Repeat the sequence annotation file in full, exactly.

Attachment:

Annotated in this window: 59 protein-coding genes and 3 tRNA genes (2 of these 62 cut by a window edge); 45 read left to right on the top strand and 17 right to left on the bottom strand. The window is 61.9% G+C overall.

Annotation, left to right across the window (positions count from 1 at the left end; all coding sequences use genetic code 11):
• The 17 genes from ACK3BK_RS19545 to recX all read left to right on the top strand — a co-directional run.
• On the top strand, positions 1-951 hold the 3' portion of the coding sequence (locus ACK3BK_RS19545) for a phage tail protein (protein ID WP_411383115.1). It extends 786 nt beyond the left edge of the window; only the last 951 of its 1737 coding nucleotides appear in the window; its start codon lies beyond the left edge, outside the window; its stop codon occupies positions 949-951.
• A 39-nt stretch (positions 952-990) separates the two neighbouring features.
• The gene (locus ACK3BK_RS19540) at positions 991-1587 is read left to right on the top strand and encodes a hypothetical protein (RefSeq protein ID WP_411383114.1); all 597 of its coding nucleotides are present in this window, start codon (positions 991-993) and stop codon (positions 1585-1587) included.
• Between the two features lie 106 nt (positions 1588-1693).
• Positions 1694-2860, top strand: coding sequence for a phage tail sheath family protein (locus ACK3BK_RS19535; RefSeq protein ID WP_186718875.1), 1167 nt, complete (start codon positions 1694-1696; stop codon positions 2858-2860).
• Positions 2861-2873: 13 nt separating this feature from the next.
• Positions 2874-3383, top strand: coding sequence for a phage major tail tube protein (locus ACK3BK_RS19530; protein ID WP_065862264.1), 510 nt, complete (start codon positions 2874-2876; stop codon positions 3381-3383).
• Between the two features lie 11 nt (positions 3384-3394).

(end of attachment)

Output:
Annotated in this window: 59 protein-coding genes and 3 tRNA genes (2 of these 62 cut by a window edge); 45 read left to right on the top strand and 17 right to left on the bottom strand. The window is 61.9% G+C overall.

Annotation, left to right across the window (positions count from 1 at the left end; all coding sequences use genetic code 11):
• The 17 genes from ACK3BK_RS19545 to recX all read left to right on the top strand — a co-directional run.
• On the top strand, positions 1-951 hold the 3' portion of the coding sequence (locus ACK3BK_RS19545) for a phage tail protein (protein ID WP_411383115.1). It extends 786 nt beyond the left edge of the window; only the last 951 of its 1737 coding nucleotides appear in the window; its start codon lies beyond the left edge, outside the window; its stop codon occupies positions 949-951.
• A 39-nt stretch (positions 952-990) separates the two neighbouring features.
• The gene (locus ACK3BK_RS19540) at positions 991-1587 is read left to right on the top strand and encodes a hypothetical protein (RefSeq protein ID WP_411383114.1); all 597 of its coding nucleotides are present in this window, start codon (positions 991-993) and stop codon (positions 1585-1587) included.
• Between the two features lie 106 nt (positions 1588-1693).
• Positions 1694-2860, top strand: coding sequence for a phage tail sheath family protein (locus ACK3BK_RS19535; RefSeq protein ID WP_186718875.1), 1167 nt, complete (start codon positions 1694-1696; stop codon positions 2858-2860).
• Positions 2861-2873: 13 nt separating this feature from the next.
• Positions 2874-3383, top strand: coding sequence for a phage major tail tube protein (locus ACK3BK_RS19530; protein ID WP_065862264.1), 510 nt, complete (start codon positions 2874-2876; stop codon positions 3381-3383).
• Between the two features lie 11 nt (positions 3384-3394).